Why Make Eugene City Hall Earthquake Safe?
The Cascadia subduction zone is likely to rupture sometime in the next 50 years causing major devastation to the northwest. Eugene leaders may decide this week whether to spend extra money to build the new City Hall to withstand an earthquake.
The projected cost of a new Eugene City Hall has grown to almost $25 million. That’s about 7 million above original estimates. Project Manager Mike Penwell says part of that budget would upgrade the building’s seismic resiliency.
Penwell: “That’s specifically designed to survive a Cascadia subduction zone earthquake.”
Penwell says that upgrade would cost 1 million dollars. He says there is enough money in the city’s risk fund to cover it. At a recent City Council Work Session there was some disagreement about whether the extra cost is necessary. Councilor George Poling:
Poling: “Right now I’m kind of torn about whether I’m in favor of spending that extra money for the top-of-the-line seismic upgrade but then again I can see the value of doing that long term.”
Others pointed out the expense is worth it. Councilor Chris Pryor:
Pryor: “You don’t want to build a building with the expectation that it would fall down. So, to me, that’s a million dollars well spent.”
Given the chances of a major earthquake hitting Oregon, it’s hard to understand why the city would consider not paying for the seismic upgrades. The state is investing hundreds of millions of dollars in upgrades to schools and critical facilities like fire stations
A City Hall isn’t considered critical, but it is a place where people will seek help after a disaster.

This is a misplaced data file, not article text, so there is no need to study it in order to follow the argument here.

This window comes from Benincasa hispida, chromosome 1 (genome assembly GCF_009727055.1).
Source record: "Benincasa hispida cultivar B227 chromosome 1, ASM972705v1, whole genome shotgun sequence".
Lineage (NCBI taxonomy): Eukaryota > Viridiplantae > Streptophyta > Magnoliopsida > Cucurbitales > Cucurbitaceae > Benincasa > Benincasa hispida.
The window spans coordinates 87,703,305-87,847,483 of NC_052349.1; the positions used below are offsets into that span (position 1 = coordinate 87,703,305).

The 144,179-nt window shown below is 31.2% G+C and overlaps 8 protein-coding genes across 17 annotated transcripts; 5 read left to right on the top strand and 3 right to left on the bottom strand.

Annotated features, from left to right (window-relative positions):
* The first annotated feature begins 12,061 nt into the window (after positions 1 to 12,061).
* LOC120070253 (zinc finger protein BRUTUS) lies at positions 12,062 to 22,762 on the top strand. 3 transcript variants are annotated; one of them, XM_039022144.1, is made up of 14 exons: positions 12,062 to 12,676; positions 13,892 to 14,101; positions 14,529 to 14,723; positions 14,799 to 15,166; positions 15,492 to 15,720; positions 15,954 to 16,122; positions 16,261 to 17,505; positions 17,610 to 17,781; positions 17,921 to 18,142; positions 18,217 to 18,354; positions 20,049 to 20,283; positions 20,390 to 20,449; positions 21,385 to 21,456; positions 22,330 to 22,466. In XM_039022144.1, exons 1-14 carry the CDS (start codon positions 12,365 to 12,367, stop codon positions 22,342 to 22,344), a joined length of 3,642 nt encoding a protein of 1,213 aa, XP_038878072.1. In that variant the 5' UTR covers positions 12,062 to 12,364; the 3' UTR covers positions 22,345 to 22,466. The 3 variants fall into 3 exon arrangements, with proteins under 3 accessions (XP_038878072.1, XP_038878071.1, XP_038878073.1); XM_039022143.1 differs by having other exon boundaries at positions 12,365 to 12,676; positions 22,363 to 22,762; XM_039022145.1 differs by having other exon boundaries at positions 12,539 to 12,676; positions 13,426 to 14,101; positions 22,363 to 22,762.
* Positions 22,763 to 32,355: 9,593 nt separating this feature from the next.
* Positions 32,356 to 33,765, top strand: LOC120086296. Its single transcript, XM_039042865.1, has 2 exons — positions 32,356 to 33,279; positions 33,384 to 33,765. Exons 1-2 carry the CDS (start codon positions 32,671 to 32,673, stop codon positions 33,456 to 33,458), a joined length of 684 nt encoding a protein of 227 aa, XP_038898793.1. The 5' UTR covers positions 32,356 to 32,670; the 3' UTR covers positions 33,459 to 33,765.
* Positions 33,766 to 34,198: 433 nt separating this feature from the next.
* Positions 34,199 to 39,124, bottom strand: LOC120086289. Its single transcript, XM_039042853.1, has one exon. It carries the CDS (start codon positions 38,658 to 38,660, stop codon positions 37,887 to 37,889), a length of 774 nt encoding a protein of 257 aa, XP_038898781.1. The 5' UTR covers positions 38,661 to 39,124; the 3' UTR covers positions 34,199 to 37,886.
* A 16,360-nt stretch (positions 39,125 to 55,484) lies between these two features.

Mike Penwell, points last year’s New Yorker article, which spelled out the real urgency of earthquake preparedness.
Penwell: “The big subduction zone earthquakes come every 3 to 600 years according to the geologic record. We passed the 300 year mark a while ago. So, you know it’s going to come at some point.”
Andre Barbosa is an assistant Professor of structural engineering at OSU.
Barbosa: “For resiliency, that piece is very important. That something like the city hall can be back and operational very quickly after the earthquake so that that’s where decisions are going to be made.”
Some candidates for Eugene Mayor and City Council have balked at the budget, citing the seismic upgrades as an unnecessary expense. Chris Wig, who’s running for City Council, said this at a recent debate:
Wig: “I do not support the seismic upgrades on the new City hall project. I think it sends the absolute wrong message when our city hall where our council and our city manager meet, have a seismic standing that exceeds that which our schoolchildren are in every single day.”
Semple: “The argument is that this is a 100 year building when that earthquake comes we will be building so many things again that this won’t really matter.”
Council candidate Emily Semple.
The Eugene City Council meets again Wednesday to talk about City Hall. They’ll get an update on possible funding sources for the cost overruns, above and beyond the proposed seismic upgrades. The $1 million for those are already in hand in the city’s risk fund.
Copyright 2016 KLCC.